I work in a very international office, there are many nationalities present. Taking just countries in the European area, I can think of people who are: Spanish, French, Dutch, Swiss, Italian, German, British, Danish, Finnish, Swedish, Polish, Russian, Israeli, Greek… I quite like the diversity!
Greeting today, a Spanish guy said “I’ll hopefully see you Monday!” I was curious, and dug into the “hopefully”. What was meant by that? Any uncertain plans? Nope, turns out, it’s more a reference to us not knowing the future. Which means it sounds really pessimistic, from an English-speaking perspective. A “something might just get in the way that would make us unable to both come to work” idea… pessimistic, eh? In English, we pretty much just state it as happening, with the rest implied: “See you Monday!”, and if I don’t, it’s not a broken promise, it’s just a “something went wrong…”
Apparently there is a pretty standard phrase in Spanish that you can add onto a greeting, resulting in something similar to: “See you Monday! If God permits it…” Some discussion later, we concluded an English equivalent might be “God-willing, I’ll see you Monday!” Which sounds really old, suggested another eaves-dropper. English really seems to have lost this element?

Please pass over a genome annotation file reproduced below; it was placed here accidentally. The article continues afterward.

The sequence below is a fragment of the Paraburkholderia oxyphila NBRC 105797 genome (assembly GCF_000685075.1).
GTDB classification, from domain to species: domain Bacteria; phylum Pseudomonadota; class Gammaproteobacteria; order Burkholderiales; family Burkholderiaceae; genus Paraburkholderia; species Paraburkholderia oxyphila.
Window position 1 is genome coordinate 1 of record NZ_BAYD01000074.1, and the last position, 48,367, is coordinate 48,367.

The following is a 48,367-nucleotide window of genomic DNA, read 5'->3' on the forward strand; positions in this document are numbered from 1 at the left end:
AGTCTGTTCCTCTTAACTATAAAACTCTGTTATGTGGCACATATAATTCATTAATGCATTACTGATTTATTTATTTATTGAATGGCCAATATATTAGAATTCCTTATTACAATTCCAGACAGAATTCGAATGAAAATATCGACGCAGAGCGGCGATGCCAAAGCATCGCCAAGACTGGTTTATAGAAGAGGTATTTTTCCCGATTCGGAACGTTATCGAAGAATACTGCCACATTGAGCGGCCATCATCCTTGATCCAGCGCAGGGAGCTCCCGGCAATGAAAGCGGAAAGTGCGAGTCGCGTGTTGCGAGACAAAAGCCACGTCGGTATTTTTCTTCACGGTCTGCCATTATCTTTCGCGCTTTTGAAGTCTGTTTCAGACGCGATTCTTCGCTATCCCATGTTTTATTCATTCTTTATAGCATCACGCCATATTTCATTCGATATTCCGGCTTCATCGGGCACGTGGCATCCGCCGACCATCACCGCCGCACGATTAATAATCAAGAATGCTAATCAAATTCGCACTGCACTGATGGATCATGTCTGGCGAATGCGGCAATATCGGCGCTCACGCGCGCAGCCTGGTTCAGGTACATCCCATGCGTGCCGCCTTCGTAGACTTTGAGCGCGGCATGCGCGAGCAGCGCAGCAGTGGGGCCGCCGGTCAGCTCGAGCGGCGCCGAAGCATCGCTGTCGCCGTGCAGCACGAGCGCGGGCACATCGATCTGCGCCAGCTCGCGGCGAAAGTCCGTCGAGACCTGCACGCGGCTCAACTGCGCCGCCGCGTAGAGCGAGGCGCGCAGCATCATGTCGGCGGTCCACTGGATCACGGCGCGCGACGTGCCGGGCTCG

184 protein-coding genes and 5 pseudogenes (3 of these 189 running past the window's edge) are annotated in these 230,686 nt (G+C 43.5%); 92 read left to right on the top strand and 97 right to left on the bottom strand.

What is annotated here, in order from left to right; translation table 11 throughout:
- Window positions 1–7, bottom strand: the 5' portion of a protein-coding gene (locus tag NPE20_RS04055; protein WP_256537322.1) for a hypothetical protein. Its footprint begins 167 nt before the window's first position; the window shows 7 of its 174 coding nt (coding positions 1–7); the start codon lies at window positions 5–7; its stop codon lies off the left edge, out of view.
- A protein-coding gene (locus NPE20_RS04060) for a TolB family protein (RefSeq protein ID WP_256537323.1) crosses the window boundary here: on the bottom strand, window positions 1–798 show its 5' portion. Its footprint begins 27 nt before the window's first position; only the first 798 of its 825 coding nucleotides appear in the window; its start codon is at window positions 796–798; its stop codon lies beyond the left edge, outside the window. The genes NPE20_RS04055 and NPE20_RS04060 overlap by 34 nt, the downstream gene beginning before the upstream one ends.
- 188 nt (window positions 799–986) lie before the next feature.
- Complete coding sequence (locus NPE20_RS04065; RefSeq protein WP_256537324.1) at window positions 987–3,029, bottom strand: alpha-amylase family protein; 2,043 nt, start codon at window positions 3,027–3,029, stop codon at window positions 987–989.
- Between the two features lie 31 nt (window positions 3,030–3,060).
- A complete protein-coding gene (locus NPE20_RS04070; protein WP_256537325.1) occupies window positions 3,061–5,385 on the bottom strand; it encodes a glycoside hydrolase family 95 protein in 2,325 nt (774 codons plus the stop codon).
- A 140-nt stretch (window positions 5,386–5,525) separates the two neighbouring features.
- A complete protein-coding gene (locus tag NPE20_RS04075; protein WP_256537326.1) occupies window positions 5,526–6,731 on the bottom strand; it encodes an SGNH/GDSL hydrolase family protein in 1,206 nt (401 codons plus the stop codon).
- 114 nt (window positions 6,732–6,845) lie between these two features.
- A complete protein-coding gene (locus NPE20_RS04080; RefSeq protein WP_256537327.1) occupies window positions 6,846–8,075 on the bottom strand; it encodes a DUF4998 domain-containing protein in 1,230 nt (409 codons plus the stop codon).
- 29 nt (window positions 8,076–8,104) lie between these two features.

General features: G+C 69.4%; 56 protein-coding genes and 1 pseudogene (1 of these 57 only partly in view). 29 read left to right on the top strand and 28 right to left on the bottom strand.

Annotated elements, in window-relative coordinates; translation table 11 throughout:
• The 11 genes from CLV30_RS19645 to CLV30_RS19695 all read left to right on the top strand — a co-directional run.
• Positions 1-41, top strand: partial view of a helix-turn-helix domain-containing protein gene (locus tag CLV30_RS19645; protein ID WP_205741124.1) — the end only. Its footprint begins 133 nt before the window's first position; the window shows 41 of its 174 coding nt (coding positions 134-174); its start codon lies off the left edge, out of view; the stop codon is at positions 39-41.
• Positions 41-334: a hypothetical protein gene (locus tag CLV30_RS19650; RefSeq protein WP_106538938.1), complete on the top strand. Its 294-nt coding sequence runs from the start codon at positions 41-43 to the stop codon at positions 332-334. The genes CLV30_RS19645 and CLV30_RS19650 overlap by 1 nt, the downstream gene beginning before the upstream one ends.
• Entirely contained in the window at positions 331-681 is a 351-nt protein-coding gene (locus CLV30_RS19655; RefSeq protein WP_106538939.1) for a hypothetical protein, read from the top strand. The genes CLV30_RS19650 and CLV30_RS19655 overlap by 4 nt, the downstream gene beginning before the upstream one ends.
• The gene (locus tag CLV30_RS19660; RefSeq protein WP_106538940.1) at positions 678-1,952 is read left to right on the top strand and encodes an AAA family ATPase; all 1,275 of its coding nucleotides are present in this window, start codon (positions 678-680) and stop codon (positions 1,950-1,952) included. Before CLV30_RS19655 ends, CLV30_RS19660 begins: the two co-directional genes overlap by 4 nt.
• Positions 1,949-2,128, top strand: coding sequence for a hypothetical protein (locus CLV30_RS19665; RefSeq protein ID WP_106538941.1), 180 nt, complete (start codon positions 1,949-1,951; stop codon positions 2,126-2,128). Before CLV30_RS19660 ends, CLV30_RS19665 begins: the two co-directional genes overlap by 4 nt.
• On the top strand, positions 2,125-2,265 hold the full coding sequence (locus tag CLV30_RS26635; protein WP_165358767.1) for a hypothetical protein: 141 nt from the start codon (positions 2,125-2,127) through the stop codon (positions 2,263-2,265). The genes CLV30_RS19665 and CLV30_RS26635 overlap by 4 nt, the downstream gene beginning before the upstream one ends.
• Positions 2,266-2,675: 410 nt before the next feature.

Can anyone come up with another way to phrase this uncertainty-about-the-future, with reference to anything from fate to providence to clean lack-of-knowledge? What would be the most common way we’d greet like this in English?
What has me more curious, is how a country’s language influences the scope of its culture’s understanding of the “God” concept. I’d think certain languages and cultures would be more open to the poetic understanding than others. On the other hand, while English seems to have lost it in greetings, it is still present does have phrases like “for God’s sake”, or “O God help us”, a phrase even Dawkins uses (according to a link I’ve shared before). Hmmm…
Still pending, I’ve been meaning to write a post or two on Shalom, As-Salamu Alaykum and Aloha ever since I saw Bustin’ Down the Door. It seems a weird mix, I know, because it contains only three examples. I should maybe add the Swiss Greutzi, I hear. Can anyone find more examples of standard cultural greetings with a connection to the culture’s religion?